In the age of “ordinary psychosis,” there is not only the Joycean method of stabilization (whereby the imaginary ego compensates for the symbolic name-of-the-father or the rupture of the Borromean trinity). There is also, exemplified remarkably by Charles Baudelaire, the efforts made by the so-called “Man of the World.”
The “Man of the World” presents many of the characteristics of an ordinary psychosis. I believe that it presents, minimally, all three of those listed in Jacques-Alain Miller’s 2008 paper “Ordinary Psychosis Revisted.” But there is a difference: the “Man of the World” does not compensate for a missing name-of-the-father by way of the imaginary ego (i.e., making a name for oneself). For example, the “Man of the World” does not affix a signature to his works, does not wish to be seen – indeed he wishes to remain anonymous! He remains modest, and so on.
So, what is going on here?
The “Man of the World” compensates for the missing name-of-the-father by “creating a personal form of originality” (Baudelaire). This can be found at play in the aesthetic work itself, but also the style of the man himself; the style of the man as he wanders the street in search of the crowd. I think perhaps it is more fitting, in this context, to discuss the Saint-Homme or Saint-Thom rather than the Sinthome. The “Man of the World” is cultivated, in search of a name for eternity, in search of an Other there within the crowd who might fleetingly compensate for eternity.
In the end he [the Man of the World] rushes out into the crowd in search of a man unknown to him whose face, which he had caught sight of, had in a flash fascinated him. Curiosity had become a compelling, irresistible passion (Baudelaire)
Here, finally, we can see, not as we might suspect (a simple demonstration of the earlier Lacanian teachings about the unary trait) but rather what came later through Jacques-Alain Miller’s teachings. There is a relationship of the unary trait to later teachings about symbolic identification through the so-called “compensatory make-believe” function. For example, Ellie Ragland, describing a particular case in her book Topologically Speaking wrote that “[t]he real trauma of loss valorizes certain traits of the lost objects – unary traits – positivizing them as identifications by which to fill in concrete places of lack.” Or, if you like, you might take this idea from Voruz, who wrote that “Lacan’s teaching […] reverses a number of the previous conclusions of psychoanalysis: […] [for example] the instance of a heterogeneous continuity oeprating on the trace of the unary trait, with the latter orienting the punctuation of enunciation in its progressive making sense of the Real.”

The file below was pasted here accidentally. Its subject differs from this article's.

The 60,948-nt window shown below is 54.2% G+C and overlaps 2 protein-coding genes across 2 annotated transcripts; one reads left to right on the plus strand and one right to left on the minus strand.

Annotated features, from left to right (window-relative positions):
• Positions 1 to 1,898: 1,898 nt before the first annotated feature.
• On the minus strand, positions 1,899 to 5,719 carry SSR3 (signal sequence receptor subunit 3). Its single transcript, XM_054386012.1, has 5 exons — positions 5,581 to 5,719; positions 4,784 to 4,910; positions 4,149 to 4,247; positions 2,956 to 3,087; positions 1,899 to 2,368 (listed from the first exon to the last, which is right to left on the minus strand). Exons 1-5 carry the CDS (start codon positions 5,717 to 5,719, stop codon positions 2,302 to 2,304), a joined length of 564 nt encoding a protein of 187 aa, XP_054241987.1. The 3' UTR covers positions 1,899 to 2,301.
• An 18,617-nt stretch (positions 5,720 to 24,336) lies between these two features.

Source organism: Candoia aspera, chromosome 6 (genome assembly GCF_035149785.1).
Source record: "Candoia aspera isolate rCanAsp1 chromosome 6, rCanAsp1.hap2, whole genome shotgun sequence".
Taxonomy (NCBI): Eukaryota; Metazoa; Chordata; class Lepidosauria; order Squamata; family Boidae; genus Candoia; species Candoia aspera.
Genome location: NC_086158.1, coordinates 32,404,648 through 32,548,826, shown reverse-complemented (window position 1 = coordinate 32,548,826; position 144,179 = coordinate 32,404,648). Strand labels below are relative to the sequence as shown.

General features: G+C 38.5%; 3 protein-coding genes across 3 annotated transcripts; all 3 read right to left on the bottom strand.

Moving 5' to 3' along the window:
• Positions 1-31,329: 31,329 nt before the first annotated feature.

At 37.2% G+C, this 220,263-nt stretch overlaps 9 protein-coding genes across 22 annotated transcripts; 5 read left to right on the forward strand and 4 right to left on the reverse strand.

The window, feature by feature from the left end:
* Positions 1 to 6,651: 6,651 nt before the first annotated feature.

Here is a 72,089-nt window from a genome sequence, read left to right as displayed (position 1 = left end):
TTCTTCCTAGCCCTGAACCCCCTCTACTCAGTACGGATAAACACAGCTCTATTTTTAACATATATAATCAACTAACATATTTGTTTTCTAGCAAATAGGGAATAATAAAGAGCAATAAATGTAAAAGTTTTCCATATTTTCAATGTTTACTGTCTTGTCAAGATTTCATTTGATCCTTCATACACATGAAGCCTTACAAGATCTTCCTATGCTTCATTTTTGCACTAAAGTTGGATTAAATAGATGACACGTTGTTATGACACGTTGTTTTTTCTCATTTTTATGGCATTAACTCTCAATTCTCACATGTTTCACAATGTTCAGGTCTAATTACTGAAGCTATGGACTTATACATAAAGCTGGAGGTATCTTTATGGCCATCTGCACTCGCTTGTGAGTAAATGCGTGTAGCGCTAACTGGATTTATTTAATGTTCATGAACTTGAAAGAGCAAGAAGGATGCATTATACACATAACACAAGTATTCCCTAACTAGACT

You can see how the “man of the world” is compelled to seek out from the crowd a point of identification in the unary trait. It is “irresistible.”

Crossing the hot sands

We often ask why analysands conduct their work, that is, why they enter into an analysis and why they eventually remain there for some time. We know that it typically has something to do with a sudden desire for change, which reveals, after some time and beneath all that they say, that there actually a commitment to remaining the same.

We also know that analysands typically enter into an analysis because they have it in their minds that somebody out there can help them, and that, moreover, somebody else has the technical knowledge which they do not have. These analysands will spend a great deal of their time challenging that very notion. It is precisely by challenging the notion that there is a subject-supposed-to-know that they reveal themselves as analysands all the more committed to the idea that there is one out there.

In any case, they also sometimes want a cure. Today more than ever there are two broad types of analysands: those who want to cure a particular symptom or cluster or symptoms (and in short order), and those who don’t know what they want but seem to want more than a cure. Perhaps what they really want is a transformative experience from somebody else who can tell them what must want for that to happen.